Impact Stories from Entrepreneurship Policy Area
Fellow subject of short film on pioneering satellite build
Fellow(s): Kyzzhibek Batyrkanova
Kyrgyz fellow Kyzzhibek Batyrkanova (2019) recently starred as the lead subject of a 7-minute documentary on the Kyrgyz Space Program produced by the Eastern Standard Times (EST). Kyzzhibek is the 27-year-old director of the Kyrgyz Space Program and leads an all-girls team on a mission to build and launch their country’s first ever satellite. The Kyrgyz Space Program was founded in 2018 to advance science, education and gender equality in the country and Central Asian region. With no national space infrastructure to lean on, Kyzzhibek and her team have started from scratch, first building a lightweight 10cm x 10cm x 10cm educational model of a CubeSat, a miniature satellite which can collect and analyze simple data from space before moving on to draft and flight models. In the short film, Kyzzhibek explains, “Our project [is] not only aiming to launch the satellite, but also to educate girls and women. More than 100 women [have] graduated our course and they [have] started [sic] how to solder, how to create 3d models, how to code, and [how to] work with Arduino microcontrollers and their sensors.” She continues, “after completing our courses, some of the girls wanted to study programming and become software developers and some [went on] to universities with technical majors.”
Despite the simplicity of the satellite model, the project has already lasted four years and is estimated to cost more than 100,000 USD. The Kyrgyz Space Program raises funds in part through a Patreon page. There, they honor important women from international space history with various donation brackets named after the famous figures, including Shiaki Mukai, the first female Asian astronaut, Anousheh Ansari, the first Muslim female astronaut and Anna Lee Fisher, the first mother to journey to space. The history-making satellite has been named after Burulai Turdaaly Kyzy, a 20-year-old Kyrgyz medical student who was murdered by her abductor in a police station while trying to report her own bride kidnapping.
“We really want girls in our country, our region and globally to understand that they are capable of doing anything,” Kyzzhibek declares. “The world is such a big place, and the universe is enormous. No matter what other people tell you, always believe in yourself.”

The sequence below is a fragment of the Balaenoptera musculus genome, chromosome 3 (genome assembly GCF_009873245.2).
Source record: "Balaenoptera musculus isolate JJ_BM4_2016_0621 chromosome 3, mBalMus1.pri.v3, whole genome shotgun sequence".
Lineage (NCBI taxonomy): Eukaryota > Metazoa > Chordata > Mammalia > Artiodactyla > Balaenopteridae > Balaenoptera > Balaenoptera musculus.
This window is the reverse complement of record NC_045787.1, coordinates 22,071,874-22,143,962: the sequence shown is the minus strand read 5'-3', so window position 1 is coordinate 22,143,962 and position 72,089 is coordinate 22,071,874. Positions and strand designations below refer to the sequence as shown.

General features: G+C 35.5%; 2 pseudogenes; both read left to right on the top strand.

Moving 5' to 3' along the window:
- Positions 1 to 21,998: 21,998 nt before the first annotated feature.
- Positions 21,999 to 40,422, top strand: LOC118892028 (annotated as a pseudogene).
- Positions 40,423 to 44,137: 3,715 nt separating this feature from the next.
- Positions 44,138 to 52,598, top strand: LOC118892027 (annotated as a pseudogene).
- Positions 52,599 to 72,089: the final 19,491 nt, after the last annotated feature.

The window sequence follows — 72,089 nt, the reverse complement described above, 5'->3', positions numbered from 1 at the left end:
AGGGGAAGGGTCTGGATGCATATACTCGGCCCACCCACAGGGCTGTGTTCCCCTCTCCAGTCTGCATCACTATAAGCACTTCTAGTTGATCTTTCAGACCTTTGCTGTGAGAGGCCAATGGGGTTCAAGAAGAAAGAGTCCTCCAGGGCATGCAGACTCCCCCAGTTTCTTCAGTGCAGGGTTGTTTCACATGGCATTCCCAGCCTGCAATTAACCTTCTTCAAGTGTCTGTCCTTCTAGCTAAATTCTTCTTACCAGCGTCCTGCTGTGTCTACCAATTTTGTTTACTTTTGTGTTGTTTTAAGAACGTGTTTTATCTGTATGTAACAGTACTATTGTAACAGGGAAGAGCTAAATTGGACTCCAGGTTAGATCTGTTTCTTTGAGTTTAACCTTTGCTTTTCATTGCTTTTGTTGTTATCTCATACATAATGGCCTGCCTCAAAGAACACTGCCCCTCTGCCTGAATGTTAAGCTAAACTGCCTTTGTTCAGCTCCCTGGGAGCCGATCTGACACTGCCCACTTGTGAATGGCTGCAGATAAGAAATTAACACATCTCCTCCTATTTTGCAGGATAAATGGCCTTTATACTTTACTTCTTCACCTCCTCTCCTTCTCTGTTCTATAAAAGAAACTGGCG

Report Date...: 7/4/2022
Fellow makes history with first prize win for biomedical innovation
Fellow(s): Norah Magero
2022 Fellow Norah Magero recently made history as the first Kenyan and second woman to win first place in the Royal Academy of Engineering’s Africa Prize for Engineering Innovation. Beating out three other finalists, Norah’s presentation before judges and a live audience on June 15, 2022 won the first prize of £25,000 for her innovation Vaccibox, a portable and solar-powered vaccine refrigerator that safely stores and transports temperature-sensitive medications. Vaccibox serves an especially critical need as the world navigates the ongoing COVID-19 pandemic, throughout which global supply chain breakdowns have threatened the delivery of temperature-dependent medicine, especially to rural and field healthcare locations. Norah’s winning innovation is a 40-liter box that can be wheeled with a telescopic handle or mounted on all manner of vehicles, including motorcycles and boats. Vaccibox also features a built-in thermostat, solar panel connectivity and other stabilizing features to ensure reliable temperature control throughout use. “VacciBox was designed with our local challenges in mind. It’s versatile, reliable and localised. We’re ensuring that it works the way healthcare workers need it to work for the conditions they face each day,” Norah said.
Norah is a Mechanical Engineer and renewable energy consultant. She is co-founder of both Cool Green Campaign, a renewable energy mentoring initiative for high school students, and Drop Access, a non-profit focused on rural energy access.